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FRLS- Feline Oral Resorptive Lesions

Feline Oral Resorptive Lesions

Feline Resorptive Lesions, or RLs, are erosions of the enamel from the surface of the tooth, at or below the gum line. The cause is, at this point, unknown. Mummified cats in Egyptian tombs have these lesions on their teeth but the problem is much more common today than it was then. Even 30 years ago cats did not commonly get these lesions, but no one knows what has changed to cause them to occur so frequently today. It may be a result of environmental changes, toxin exposure, a virus or a nutritional deficiency that we are unaware of. Unfortunately, they are currently being seen in as many as 60% of domestic cats, and if a cat has one RL there is a 72% chance the cat has or will develop additional ones.

Resorptive lesions begin as a small erosion in the enamel. The overlying gums may become swollen and inflamed. One or more teeth may be affected at a time causing much discomfort to the cat. The lesions progress, growing larger and deeper, eroding more and more of the tooth. Once the enamel is eroded enough to expose the dentin layer underneath, the tooth becomes painful. The affected tooth may fracture, or the gums may grow up onto the side of the tooth, and eventually the tooth will be lost. RLs are even more painful to your cat once the pulp of the tooth is exposed.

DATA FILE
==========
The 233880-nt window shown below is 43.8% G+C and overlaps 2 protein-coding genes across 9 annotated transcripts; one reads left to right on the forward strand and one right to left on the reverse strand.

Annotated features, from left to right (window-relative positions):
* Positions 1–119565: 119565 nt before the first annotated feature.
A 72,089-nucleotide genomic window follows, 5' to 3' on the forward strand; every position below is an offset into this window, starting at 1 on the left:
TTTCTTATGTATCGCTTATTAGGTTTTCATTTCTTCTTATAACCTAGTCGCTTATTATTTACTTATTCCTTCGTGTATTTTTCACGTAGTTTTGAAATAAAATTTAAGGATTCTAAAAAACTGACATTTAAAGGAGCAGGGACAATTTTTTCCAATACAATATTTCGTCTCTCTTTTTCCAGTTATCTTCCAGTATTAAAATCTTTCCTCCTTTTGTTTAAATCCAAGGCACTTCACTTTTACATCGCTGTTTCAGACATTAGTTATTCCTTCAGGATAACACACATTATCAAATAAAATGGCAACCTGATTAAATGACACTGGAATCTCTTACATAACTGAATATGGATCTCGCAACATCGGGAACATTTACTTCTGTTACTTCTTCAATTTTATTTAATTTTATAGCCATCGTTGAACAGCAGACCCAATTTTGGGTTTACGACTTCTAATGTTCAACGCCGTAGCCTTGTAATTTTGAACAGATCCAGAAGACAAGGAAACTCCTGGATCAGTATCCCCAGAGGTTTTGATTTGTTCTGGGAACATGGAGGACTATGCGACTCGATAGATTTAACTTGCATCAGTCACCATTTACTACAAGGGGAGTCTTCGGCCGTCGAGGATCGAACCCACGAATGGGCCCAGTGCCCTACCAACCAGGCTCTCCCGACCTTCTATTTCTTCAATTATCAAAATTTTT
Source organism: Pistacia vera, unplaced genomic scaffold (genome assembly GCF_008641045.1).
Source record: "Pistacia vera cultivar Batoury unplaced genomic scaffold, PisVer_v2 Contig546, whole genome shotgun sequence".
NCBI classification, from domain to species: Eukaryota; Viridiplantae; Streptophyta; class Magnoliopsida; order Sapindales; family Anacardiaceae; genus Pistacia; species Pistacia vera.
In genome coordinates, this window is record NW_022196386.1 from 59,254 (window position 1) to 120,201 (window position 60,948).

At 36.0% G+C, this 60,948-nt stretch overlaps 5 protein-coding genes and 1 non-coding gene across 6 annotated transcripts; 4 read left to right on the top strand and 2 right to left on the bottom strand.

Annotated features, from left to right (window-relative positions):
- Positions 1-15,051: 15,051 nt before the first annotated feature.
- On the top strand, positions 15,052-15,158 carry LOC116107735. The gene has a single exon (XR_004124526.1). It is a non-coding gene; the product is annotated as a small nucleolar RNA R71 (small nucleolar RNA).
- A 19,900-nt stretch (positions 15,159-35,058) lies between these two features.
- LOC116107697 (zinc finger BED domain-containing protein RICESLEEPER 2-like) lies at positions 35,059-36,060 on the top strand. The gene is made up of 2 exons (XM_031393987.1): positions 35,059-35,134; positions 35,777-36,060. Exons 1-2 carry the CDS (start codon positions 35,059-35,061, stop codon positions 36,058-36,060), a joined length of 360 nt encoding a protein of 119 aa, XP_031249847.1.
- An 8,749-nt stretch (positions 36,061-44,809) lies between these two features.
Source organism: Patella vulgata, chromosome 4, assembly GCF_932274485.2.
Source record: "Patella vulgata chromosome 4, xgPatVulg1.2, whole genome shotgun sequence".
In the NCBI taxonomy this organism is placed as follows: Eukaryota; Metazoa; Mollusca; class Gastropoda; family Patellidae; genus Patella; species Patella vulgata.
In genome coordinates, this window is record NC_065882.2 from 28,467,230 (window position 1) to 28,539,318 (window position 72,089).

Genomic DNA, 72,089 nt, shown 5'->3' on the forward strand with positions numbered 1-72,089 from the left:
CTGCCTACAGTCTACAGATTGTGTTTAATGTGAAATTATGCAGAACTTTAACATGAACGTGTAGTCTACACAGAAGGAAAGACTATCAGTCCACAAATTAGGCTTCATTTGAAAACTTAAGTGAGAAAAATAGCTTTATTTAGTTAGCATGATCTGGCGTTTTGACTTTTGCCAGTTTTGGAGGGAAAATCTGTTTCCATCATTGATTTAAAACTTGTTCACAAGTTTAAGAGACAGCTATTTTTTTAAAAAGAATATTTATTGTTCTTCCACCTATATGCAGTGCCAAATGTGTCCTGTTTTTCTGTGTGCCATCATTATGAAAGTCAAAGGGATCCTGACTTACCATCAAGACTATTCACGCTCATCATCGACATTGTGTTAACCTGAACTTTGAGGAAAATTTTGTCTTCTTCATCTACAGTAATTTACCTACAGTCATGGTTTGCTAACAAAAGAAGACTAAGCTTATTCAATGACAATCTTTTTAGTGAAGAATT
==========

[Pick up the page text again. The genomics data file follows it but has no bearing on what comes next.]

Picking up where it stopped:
The most commonly affected teeth are the small lower premolars – the first teeth behind the fang (canine) teeth (see pictures below). It can be hard to see these teeth because there’s a little fold of lip in the way. Most cat owners don’t notice problems in the mouth until the lesions are quite severe and their cat is in a lot of pain. Sometimes the hole in the tooth is on the tongue side and can’t be seen at all until the cat is anesthetized, or it’s below the gum line and can’t be seen without dental x-rays. (This is why we recommend full mouth dental x-rays.)

Extraction of the affected tooth is the best course of treatment that we have today. Attempts to repair these lesions with a filling rarely slows the destruction of the tooth. The lesion grows in size, the filling falls out, and the cat is in pain once again. Today’s state of the art pain medications along with a course of antibiotics help cats recover quickly from extractions, so they can return to pain-free living.